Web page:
The Missing Constraints

Posted On: 2019-10-14

By Mark

Maintaining a project over the long term requires constraints. These constraints can be affect anything from which technology stack to what kind of development processes should be supported. Constraints can also vary in scope, they can range from business-wide (such as "use the same engine for all projects") all the way down to task-specific (such as "this task should not add any new external dependencies.")

When designing for an ambiguous target like "fun" or "thought-provoking", constraints often play more of a role in design than requirements - for example, I will iterate on a satisfying-feeling movement set first, using the constraints to guide the design, and then once that is complete I will extract level design requirements from the character's movement (such as "must be traversable for characters that jump no more than 4 units high.") In an earlier blog post about designing the save architecture, I enumerated the constraints guiding the save (and load) system I was designing at the time - focusing entirely on the constraints rather than requirements. Unfortunately, there were two additional (unanticipated) constraints affecting the save system - and the recent discovery of these two constraints has cast doubt on the fitness of the save system as a whole.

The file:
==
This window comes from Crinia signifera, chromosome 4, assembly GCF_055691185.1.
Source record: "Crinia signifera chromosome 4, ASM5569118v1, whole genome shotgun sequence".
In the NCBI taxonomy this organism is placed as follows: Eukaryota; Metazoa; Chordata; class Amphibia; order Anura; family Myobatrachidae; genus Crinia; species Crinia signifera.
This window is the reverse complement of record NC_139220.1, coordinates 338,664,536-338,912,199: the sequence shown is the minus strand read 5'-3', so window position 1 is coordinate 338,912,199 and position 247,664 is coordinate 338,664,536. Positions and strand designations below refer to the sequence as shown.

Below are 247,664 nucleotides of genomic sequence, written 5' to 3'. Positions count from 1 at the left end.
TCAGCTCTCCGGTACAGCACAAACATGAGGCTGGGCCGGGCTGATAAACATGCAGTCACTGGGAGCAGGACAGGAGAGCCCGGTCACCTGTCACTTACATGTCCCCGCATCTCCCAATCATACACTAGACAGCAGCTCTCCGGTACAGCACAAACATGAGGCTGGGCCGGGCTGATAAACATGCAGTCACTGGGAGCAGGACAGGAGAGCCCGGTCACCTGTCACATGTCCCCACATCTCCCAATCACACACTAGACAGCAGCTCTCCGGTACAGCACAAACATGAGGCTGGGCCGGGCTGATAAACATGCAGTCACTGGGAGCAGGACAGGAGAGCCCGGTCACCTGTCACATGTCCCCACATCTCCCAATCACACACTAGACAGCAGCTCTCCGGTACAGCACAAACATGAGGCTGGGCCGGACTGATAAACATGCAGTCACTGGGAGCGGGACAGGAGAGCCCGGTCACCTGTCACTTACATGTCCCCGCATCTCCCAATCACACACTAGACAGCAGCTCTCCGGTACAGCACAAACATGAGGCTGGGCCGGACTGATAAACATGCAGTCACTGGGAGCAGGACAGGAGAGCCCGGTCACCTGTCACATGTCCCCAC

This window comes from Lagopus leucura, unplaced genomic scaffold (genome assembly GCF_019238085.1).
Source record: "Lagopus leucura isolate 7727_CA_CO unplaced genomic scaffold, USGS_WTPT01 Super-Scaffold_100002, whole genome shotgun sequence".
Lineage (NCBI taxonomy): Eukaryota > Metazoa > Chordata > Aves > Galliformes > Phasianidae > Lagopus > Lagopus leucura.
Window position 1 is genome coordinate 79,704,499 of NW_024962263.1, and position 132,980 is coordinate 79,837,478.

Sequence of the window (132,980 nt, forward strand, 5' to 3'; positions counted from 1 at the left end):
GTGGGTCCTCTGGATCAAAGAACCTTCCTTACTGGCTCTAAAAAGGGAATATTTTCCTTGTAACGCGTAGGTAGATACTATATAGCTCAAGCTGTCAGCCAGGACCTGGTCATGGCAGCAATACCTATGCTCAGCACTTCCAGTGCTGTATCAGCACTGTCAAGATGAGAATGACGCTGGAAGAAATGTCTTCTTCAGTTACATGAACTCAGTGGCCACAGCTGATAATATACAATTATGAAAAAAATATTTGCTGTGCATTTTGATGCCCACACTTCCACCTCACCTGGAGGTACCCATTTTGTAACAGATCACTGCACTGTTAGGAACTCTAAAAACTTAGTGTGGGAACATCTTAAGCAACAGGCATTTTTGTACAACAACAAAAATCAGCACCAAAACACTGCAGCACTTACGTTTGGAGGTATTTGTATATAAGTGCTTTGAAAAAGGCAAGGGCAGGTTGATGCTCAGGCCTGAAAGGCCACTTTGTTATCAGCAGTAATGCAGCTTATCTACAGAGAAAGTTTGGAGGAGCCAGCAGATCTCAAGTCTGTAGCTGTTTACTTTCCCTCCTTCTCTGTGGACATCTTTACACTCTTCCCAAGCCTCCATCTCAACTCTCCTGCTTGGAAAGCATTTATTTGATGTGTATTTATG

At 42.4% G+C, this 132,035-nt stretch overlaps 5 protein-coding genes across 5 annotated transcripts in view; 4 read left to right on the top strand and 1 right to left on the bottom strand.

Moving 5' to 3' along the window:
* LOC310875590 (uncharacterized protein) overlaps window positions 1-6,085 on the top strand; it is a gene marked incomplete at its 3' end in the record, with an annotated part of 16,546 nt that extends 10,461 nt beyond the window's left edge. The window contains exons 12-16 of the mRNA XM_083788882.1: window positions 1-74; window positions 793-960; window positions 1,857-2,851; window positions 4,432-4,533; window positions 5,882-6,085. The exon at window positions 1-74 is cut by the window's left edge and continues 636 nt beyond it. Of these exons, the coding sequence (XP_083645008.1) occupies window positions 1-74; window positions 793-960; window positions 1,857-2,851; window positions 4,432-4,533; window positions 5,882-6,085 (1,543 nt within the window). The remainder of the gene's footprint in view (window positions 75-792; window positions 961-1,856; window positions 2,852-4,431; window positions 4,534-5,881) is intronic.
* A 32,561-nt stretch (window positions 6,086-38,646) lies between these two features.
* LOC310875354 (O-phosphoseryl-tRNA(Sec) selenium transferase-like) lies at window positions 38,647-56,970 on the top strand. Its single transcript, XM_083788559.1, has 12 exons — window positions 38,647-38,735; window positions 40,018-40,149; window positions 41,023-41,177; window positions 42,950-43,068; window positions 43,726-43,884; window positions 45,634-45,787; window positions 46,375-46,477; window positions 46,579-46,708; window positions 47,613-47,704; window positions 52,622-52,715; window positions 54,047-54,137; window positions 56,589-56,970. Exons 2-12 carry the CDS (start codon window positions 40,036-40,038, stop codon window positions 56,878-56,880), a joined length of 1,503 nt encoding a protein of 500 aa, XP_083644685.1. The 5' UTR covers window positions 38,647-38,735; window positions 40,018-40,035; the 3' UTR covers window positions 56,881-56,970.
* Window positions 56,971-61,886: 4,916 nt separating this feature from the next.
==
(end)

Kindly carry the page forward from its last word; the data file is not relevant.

Save Everything

The first missing constraint was the idea that every change to the game world should be persisted in the save. This is perhaps best illustrated by an example: if the player is pushing crates to solve a puzzle (such as in a Sokoban game) then the possible changes include the character's position and the position of each crate. If the save system is written to preserve these changes, then the player can choose to save and stop playing at any time, and when they return the character and crates will be in the exact position where the player last left them. This is quite different from how many games (including Sokoban-style puzzle games) handle saving: the player's progress through the game is saved (which levels were completed) but the exact position of objects is not saved. Each approach has its advantages - saving everything means that the player can stop at any time and pick up right where they left off , but also means that when the player revisits previously-solved puzzles, all the crates will be in their last position: the solution to the puzzle. Saving only player progress means that leaving and coming back will reset the puzzle, but it also means that going back to earlier puzzles gives the player the chance replay the puzzle again from the beginning.*

Regarding why I want to save everything, it is my hope that doing so will reinforce the consequences of both of player action and inaction. Much of what I have been designing for the upcoming prototype includes ways for the player to impact the world, and having that impact be preserved across saves makes it possible for it to have meaning*. Additionally, it is my hope that the world state itself will become a chronicle of the events of the game - both those involving the player and those which happen off-screen. Ideally, this could become a sort of dynamic environmental storytelling, where player attention to the environment can enable them to read the subtext of a narrative which they themselves are influencing.